Amid a ton of rubble buried beneath a Maya pyramid in Guatemala, archaeologists found the earliest-known use of the Maya calendar – one of the most renowned achievements of this ancient culture.
The researchers found a broken piece of plaster with a glyph painted on it. A bard-and-dot symbol for the number seven is painted above a deer heard, representing “7 Deer” — a date in the 260-day Maya calendar system. The glyph dates from the third century BC, the oldest known used of the calendar system once used by many cultures.
The fragments are the remains of a set of murals that once adorned the walls of a temple in what’s now Guatemala. But sometime in the 200s BCE, the Maya destroyed the plaster and razed the buildings to the ground. Over the ruins of the temple, they piled tons of tock, mud and broken plaster to fill in the foundation of a new pyramid.
“The calendar has long been a key element in the traditional definitions of Mesoamerica as a cultural region, and its persistence in many communities up to the present day stands as a testament of its importance in religious and social life,” the team of researchers from the University of Texas at Austin wrote in their paper.
The Mayan calendars
The researchers found the fragments at the archaeological site of San Bartolo archeological site in the jungles of Guatemala, northeast of the ancient Maya city of Tikal. The area gained fame in 2001 thanks to the discovery of a buried chamber with elaborate and colorful murals depicting Maya ceremonial and mythological scenes.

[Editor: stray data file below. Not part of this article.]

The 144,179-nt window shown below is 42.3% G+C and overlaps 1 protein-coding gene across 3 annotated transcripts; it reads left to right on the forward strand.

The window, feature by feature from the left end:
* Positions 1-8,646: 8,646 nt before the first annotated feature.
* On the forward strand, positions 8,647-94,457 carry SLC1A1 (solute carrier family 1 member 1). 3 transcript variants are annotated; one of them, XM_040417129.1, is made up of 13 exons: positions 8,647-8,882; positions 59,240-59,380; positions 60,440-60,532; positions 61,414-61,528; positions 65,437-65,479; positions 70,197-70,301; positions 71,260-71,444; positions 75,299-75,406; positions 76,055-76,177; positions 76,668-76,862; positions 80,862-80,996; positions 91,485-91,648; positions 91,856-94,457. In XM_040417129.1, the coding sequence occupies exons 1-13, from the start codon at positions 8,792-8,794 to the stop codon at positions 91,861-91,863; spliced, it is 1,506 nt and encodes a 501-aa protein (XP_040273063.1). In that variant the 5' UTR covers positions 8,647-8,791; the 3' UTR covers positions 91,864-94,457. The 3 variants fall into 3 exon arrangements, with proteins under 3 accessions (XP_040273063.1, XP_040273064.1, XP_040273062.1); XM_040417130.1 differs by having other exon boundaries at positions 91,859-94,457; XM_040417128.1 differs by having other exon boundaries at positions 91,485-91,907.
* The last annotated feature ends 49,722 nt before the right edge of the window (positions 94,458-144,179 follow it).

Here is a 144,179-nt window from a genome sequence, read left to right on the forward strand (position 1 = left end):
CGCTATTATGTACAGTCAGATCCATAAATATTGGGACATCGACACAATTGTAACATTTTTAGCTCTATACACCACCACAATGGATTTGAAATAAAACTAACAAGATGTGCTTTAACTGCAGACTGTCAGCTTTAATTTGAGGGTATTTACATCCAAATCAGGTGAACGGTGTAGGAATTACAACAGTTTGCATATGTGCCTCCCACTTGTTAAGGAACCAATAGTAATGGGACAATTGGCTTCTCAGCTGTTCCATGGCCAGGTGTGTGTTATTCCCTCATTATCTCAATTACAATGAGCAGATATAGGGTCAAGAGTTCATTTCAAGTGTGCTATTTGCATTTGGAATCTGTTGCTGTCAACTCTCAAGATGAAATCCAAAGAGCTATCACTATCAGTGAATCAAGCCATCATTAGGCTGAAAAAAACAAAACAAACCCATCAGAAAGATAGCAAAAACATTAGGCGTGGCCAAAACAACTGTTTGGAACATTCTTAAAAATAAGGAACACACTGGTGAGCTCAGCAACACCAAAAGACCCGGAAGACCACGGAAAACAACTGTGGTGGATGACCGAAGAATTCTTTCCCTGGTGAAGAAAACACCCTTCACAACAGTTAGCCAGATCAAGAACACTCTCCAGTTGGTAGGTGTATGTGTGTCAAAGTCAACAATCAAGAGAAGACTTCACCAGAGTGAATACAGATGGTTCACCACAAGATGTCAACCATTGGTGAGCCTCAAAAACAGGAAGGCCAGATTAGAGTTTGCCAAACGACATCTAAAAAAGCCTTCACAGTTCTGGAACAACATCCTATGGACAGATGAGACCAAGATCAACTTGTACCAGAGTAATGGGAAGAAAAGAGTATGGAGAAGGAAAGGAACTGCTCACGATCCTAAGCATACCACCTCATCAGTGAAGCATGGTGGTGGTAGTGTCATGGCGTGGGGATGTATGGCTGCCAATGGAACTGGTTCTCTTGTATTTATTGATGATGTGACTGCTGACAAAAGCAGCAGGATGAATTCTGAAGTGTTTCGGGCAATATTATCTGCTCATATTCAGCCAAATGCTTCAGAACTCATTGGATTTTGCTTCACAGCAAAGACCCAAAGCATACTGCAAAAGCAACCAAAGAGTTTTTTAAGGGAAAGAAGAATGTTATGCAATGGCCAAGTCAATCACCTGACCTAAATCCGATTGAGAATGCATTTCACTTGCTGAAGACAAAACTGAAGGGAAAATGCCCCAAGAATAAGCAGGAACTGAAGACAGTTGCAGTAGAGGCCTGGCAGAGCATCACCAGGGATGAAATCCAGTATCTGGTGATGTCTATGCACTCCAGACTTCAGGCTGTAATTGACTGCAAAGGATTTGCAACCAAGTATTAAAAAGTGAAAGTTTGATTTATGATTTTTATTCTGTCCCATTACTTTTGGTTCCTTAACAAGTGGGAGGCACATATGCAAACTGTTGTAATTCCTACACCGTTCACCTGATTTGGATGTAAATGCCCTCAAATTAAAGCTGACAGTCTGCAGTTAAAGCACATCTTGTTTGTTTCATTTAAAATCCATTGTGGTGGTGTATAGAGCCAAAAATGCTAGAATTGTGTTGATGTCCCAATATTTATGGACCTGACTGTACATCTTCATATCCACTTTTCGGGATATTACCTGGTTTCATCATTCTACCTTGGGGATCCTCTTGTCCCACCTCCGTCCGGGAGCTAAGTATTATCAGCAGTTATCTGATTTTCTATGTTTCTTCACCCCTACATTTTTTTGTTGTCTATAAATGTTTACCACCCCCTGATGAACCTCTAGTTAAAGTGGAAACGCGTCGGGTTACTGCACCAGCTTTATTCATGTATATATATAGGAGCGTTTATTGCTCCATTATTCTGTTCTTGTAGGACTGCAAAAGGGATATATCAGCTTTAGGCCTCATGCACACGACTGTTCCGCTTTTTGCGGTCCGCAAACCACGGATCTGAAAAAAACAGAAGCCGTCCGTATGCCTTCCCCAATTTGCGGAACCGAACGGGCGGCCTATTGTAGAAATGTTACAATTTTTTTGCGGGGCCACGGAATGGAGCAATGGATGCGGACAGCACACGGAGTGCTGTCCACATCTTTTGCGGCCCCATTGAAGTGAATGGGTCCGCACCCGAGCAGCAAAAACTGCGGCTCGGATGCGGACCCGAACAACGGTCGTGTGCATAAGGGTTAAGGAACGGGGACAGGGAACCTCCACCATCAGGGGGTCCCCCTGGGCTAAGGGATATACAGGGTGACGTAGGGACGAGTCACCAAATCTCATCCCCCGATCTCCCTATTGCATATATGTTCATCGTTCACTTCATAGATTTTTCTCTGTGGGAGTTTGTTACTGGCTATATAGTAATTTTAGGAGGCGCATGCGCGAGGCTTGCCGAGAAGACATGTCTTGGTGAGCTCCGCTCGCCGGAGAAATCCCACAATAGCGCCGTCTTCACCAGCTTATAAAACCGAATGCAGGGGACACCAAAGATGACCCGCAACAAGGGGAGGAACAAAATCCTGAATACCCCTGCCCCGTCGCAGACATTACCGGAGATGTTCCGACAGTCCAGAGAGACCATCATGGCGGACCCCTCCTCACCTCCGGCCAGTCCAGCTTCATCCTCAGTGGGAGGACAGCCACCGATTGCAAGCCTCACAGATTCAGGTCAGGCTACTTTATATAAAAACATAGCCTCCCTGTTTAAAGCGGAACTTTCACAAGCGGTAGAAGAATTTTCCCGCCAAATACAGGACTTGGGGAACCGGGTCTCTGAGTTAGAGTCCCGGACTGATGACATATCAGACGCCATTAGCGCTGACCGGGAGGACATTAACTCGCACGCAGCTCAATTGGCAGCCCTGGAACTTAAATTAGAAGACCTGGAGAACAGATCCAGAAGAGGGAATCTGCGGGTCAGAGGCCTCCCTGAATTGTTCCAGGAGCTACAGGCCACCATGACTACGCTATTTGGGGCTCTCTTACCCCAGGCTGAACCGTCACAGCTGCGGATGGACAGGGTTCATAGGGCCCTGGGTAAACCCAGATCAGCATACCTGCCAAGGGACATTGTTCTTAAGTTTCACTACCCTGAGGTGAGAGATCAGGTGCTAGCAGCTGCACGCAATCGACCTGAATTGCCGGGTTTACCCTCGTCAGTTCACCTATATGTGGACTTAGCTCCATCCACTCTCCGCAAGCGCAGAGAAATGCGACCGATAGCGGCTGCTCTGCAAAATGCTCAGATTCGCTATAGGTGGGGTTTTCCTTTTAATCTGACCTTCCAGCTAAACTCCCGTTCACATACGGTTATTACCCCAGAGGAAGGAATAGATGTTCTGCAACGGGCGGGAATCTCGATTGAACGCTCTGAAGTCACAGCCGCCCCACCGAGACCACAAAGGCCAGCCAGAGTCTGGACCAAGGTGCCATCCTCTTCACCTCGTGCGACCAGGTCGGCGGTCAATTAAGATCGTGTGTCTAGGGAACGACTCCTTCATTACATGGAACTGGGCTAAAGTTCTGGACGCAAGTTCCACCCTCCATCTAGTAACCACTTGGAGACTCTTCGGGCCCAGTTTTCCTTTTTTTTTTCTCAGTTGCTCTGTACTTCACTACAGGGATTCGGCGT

For their study, the team collected organic material within the layer where the fragments were discovered. By using radiocarbon dating, they estimated the date of the fragments. In total, they discovered about 7,000 pieces from various murals. Of this, they analyzed 11 wall fragments discovered between 2002 and 2012.
Until now, the earliest definitive Maya calendar representation dated to the first century BC. The Maya had four calendars. One is the divination calendar, or Tzolk’in, from which this “7 deer” notation originates. It has 260 days formed by a combination of 13 numbers and 20 days that have different signs (like the deer on the fragment).
The other Mayan calendars are the Long Count calendar, which tracks time cycles and created a lot of noise when some people mistakenly thought it was predicting the end of the world in 2012, the Haab, the most similar to the calendar we use today with 365 days in its count based on solar observations, and also a lunar calendar.
“The dating of the San Bartolo fragments indicates that the 260-day calendar was present in the lowland Maya region around the beginning of the Late Preclassic period. Moreover, we surmise that this system of day reckoning was already in use for some time, leading up to the third century BCE,” the researchers wrote in their paper.
The team was surprised to find the deer glyph, as later Maya notations frequently write out the word for deer rather than drawing a glyph of the animal. That’s why they believe the fragments could be evidence of an early stage of Maya script. It’s yet unclear where in Mesoamerica this calendrical system first started, they conclude.